Monthly Archives: December 2012

One responsible gun owner speaks out

Under normal conditions I would not re-post a copyrighted piece. These shadow days following the Sandy Hook Elementary School slaughter are not normal. What follows was written by my good friend Nancy Heath Howell, outdoor writer for the Time Record NewsHer words stand on their own, needing no further commentary from me.

Open minds and experienced gun owners needed to address tragedy

By Nancy Howell

Chess Club at Sandy Hook School in Newtown, CT...

Chess Club at Sandy Hook School in Newtown, CT, USA. (Photo credit: Wikipedia)

Plans for a Christmas column have been shelved.
The tragedy of Sandy Hook elementary school pre-empts my musings on gift ideas for that special outdoorsman or woman on your list.
Instead, I will tread into the delicate subject on everyone’s mind — guns.
Twenty-six children and adults walked into a Connecticut school last Friday, just another ordinary December day. They did not walk out.
A mentally-unstable gunman, armed with his mother’s legally-obtained weapons, forced his way into the building. He systematically and unapologetically killed 20 first-graders and six adults in a matter of a few minutes.
How? With handguns, magazine clips and a semi-automatic rifle able to shoot off 30 rounds of ammunition in rapid time.
I am a responsible gun owner. I hunt. I come from a long line of hunters. I married into a similar family, with a great legacy of hunting and fishing. It’s my privilege and honor to pass that knowledge and love onto my two sons.
I do not own a handgun or any guns with high ammunition capacity. The guns in my home are not loaded, and are secured and stored away from ammunition. They are in my possession for hunting purposes, period.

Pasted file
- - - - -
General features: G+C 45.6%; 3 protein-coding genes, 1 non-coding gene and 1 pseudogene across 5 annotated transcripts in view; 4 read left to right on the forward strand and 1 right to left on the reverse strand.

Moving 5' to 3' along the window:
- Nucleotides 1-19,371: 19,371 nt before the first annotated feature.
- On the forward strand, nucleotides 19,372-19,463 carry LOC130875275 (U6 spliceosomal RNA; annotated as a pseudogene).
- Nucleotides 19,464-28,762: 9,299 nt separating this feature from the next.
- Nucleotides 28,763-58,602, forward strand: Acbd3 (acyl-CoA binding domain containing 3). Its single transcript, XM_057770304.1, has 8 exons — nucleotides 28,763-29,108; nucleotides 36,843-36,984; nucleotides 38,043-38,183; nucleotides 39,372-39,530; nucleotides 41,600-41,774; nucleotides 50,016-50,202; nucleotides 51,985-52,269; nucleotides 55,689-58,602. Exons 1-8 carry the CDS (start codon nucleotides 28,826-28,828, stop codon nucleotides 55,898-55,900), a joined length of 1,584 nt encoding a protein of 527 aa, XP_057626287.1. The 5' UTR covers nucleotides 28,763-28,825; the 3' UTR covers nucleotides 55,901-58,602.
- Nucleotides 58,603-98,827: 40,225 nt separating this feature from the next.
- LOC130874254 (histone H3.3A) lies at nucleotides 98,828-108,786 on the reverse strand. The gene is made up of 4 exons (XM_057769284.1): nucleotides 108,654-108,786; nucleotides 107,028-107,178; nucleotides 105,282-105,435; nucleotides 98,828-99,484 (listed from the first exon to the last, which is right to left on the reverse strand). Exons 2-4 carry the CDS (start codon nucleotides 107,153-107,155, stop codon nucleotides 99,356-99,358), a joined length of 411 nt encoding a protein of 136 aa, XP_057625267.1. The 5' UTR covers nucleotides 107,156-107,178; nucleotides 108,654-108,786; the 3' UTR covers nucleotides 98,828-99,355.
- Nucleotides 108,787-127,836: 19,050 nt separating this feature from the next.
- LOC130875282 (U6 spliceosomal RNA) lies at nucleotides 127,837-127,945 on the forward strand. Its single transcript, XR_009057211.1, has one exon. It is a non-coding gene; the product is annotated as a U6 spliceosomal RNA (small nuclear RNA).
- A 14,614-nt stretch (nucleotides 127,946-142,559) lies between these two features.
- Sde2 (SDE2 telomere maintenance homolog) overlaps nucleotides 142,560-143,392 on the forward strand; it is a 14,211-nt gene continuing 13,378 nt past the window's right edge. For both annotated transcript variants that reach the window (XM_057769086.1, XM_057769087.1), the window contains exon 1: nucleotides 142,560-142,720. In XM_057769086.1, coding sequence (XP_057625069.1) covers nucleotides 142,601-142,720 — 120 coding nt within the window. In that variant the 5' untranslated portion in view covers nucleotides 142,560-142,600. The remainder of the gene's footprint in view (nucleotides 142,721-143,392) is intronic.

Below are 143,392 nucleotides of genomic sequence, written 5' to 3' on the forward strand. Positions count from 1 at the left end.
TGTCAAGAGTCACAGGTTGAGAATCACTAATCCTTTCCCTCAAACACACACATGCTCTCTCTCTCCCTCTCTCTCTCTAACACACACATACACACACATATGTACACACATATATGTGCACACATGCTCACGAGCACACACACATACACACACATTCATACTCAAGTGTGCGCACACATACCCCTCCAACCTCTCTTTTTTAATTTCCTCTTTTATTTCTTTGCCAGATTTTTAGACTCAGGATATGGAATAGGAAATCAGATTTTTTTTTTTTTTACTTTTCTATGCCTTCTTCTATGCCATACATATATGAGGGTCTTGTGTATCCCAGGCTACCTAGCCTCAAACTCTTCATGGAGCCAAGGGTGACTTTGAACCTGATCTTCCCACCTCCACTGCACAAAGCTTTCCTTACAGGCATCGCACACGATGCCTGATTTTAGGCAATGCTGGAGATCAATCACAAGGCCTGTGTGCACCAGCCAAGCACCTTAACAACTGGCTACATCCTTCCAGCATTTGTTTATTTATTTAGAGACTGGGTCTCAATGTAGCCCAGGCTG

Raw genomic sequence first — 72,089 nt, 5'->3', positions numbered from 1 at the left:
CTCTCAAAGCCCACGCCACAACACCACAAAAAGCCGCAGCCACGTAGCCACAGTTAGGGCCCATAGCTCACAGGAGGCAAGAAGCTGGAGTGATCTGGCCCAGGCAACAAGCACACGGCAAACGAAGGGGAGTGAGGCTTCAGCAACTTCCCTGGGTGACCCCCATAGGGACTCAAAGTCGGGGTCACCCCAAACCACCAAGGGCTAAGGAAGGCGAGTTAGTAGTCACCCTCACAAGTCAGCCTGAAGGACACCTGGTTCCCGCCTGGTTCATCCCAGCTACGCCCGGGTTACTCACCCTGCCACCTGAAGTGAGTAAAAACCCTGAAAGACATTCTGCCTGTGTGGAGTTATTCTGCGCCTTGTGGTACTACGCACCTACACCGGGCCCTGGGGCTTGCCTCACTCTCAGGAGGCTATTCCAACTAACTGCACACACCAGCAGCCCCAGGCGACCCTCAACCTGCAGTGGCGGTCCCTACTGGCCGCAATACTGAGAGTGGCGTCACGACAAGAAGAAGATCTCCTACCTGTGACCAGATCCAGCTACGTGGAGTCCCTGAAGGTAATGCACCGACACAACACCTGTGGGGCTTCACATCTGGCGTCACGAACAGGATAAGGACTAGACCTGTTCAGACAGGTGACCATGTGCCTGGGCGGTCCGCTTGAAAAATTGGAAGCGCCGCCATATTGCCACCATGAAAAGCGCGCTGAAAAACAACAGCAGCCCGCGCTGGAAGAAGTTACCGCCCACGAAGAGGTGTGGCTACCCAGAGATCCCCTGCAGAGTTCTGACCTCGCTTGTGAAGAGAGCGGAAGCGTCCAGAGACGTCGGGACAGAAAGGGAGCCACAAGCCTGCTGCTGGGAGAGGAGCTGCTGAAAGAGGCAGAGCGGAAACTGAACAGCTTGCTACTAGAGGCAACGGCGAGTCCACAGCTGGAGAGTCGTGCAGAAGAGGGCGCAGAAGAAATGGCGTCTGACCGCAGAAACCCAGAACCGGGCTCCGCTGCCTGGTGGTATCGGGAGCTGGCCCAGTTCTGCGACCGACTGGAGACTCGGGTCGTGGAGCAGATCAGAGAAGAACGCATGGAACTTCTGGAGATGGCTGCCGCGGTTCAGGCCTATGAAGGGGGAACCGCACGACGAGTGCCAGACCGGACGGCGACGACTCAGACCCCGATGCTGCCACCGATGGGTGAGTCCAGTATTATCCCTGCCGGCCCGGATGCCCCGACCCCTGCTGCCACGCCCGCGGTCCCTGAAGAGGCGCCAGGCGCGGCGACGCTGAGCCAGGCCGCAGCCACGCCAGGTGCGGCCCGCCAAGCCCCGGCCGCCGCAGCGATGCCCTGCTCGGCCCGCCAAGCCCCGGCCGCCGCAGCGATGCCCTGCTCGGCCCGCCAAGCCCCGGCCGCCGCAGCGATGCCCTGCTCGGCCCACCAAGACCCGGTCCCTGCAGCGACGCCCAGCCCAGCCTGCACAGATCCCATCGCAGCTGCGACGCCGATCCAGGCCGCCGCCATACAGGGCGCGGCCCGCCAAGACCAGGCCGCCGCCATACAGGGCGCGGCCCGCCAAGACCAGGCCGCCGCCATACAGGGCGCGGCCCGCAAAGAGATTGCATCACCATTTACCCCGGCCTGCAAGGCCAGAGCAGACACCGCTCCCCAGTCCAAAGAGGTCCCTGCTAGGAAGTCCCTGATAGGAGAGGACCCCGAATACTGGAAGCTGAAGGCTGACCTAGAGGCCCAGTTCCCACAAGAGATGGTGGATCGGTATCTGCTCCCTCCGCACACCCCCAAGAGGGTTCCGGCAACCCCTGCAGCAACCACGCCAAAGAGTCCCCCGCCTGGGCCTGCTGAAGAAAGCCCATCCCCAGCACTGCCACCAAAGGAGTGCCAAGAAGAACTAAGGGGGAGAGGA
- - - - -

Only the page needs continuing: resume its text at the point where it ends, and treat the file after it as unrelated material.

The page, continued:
For me, a shotgun holding three shells is perfect for hunting pheasant and quail. I have no need for rifles with capacity for 30 rounds of ammo. It is purely a personal choice.
The subject of guns and gun control stirs everyday folks up into frenzy. It is a hot button topic whose volatility rivals only abortion rights and gay marriage.
Whenever something as heinous and as evil as Sandy Hook occurs, rumors of the government banning guns, or taking guns from responsible gun owners always run rampant.
Our Constitution is comprised of 27 amendments, with the second being “the right to bear arms.”
Responsible, law-abiding citizens should have that privilege — others should not.
The circumstances of how the Sandy Hook gunman availed himself of his mother’s weapons will continue to be debated. The bottom line: 26 families are picking up the pieces of their shattered lives.
There’s a first-grade classroom with only one survivor, a child who played “dead” among her 20 slain classmates and teacher.
I cannot fathom the grief gripping so many. I kiss the top of my boys’ heads and watch them gather backpacks and jackets as they exit my vehicle. I wave as they head into their elementary school each morning.
Before Sandy Hook, I took for granted they would be coming out of that building each afternoon.
The problem is complex and multilayered, with no easy, quick-fix answers. I certainly don’t have one.
Issues with mental health screening and law enforcement’s hands being tied unless crimes are committed could be contributing factors.